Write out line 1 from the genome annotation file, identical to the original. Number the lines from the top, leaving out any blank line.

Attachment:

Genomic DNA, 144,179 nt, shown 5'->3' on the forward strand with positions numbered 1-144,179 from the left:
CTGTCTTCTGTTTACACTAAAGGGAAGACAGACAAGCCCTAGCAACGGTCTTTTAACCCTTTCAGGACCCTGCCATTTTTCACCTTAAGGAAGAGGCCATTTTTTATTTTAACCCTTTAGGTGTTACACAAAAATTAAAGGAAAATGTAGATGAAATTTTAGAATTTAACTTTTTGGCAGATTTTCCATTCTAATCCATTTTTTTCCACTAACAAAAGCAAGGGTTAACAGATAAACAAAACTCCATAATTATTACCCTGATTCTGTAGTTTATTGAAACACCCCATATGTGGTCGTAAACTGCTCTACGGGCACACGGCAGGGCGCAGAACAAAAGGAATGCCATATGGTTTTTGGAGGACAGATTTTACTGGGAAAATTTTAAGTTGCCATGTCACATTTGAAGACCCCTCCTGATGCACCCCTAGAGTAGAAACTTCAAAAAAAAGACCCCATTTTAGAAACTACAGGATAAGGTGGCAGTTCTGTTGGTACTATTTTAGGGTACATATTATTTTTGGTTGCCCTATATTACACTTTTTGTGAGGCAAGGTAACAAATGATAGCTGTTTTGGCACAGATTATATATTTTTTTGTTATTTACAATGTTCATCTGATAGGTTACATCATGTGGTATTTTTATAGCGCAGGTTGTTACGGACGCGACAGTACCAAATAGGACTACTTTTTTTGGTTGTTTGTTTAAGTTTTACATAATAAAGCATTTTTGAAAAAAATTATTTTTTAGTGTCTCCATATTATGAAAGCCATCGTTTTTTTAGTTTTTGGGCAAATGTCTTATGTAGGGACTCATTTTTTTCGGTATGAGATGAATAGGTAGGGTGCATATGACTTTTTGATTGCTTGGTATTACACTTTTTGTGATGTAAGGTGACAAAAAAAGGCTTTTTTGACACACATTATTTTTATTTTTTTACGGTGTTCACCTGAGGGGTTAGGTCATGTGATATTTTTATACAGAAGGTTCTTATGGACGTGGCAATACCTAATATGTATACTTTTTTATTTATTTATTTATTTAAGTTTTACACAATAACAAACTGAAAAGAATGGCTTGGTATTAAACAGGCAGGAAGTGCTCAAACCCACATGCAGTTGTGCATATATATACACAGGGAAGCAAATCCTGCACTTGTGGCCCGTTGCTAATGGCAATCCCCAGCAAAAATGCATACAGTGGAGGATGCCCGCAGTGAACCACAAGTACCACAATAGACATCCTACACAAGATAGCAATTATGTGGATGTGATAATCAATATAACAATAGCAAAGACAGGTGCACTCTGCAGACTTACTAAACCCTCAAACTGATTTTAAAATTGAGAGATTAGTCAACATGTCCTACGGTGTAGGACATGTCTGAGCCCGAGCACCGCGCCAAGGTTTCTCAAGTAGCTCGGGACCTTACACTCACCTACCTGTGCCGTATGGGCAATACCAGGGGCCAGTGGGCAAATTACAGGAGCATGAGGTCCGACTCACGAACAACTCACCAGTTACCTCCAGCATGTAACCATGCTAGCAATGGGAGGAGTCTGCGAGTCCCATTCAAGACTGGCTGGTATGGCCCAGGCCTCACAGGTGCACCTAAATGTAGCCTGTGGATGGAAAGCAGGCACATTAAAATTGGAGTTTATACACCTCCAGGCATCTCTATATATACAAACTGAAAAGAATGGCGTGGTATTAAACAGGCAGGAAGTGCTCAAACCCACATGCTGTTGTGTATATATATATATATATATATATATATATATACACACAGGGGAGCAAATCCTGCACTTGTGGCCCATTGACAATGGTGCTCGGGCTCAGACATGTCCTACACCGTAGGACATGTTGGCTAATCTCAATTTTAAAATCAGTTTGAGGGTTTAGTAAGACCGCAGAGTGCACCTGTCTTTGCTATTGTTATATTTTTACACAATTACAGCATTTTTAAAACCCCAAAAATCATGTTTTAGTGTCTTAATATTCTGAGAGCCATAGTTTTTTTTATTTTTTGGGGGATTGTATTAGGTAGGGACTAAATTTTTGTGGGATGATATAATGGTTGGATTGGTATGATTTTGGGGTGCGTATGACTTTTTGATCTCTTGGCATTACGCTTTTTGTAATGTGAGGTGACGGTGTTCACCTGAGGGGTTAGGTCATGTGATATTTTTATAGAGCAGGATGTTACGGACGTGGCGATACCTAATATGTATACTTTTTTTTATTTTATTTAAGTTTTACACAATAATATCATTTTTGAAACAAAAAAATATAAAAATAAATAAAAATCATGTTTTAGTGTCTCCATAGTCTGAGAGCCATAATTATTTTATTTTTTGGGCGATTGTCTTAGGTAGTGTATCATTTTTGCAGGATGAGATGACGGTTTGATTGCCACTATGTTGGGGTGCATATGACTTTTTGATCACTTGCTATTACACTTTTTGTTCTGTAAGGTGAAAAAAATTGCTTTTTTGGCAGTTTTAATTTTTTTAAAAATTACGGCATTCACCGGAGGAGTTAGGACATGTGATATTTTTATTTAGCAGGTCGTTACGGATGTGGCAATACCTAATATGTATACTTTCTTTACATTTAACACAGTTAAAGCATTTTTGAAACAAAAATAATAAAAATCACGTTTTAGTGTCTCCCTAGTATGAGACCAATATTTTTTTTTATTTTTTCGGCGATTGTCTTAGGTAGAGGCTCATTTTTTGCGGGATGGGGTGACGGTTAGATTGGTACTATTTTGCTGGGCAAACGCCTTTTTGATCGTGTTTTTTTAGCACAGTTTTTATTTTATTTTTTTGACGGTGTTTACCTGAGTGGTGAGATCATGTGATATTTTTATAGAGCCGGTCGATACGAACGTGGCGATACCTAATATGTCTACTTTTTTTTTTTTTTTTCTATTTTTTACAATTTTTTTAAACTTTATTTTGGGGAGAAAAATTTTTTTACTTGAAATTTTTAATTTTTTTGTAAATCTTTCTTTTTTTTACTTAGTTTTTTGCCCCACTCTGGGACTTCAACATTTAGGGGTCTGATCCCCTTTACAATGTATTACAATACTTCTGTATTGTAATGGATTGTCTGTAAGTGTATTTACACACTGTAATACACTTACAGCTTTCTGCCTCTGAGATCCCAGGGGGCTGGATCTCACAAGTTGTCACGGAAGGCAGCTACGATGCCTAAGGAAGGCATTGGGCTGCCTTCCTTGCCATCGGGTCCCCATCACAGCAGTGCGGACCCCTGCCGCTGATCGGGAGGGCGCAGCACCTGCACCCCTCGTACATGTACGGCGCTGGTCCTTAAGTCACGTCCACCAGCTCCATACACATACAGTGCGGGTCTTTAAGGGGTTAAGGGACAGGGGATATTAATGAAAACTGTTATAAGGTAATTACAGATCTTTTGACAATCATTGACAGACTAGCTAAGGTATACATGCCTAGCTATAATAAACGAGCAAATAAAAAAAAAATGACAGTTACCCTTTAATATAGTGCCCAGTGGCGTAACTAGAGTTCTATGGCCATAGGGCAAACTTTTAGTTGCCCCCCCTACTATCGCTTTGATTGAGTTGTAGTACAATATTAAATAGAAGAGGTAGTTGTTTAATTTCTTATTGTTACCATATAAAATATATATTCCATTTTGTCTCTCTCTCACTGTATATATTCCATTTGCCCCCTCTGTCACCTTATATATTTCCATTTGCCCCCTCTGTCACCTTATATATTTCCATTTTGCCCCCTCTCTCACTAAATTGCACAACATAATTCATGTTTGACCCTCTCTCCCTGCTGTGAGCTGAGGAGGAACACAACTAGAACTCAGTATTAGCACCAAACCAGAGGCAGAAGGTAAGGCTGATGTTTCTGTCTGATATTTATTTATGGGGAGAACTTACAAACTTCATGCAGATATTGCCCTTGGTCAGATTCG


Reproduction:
Genomic DNA, 144,179 nt, shown 5'->3' on the forward strand with positions numbered 1-144,179 from the left: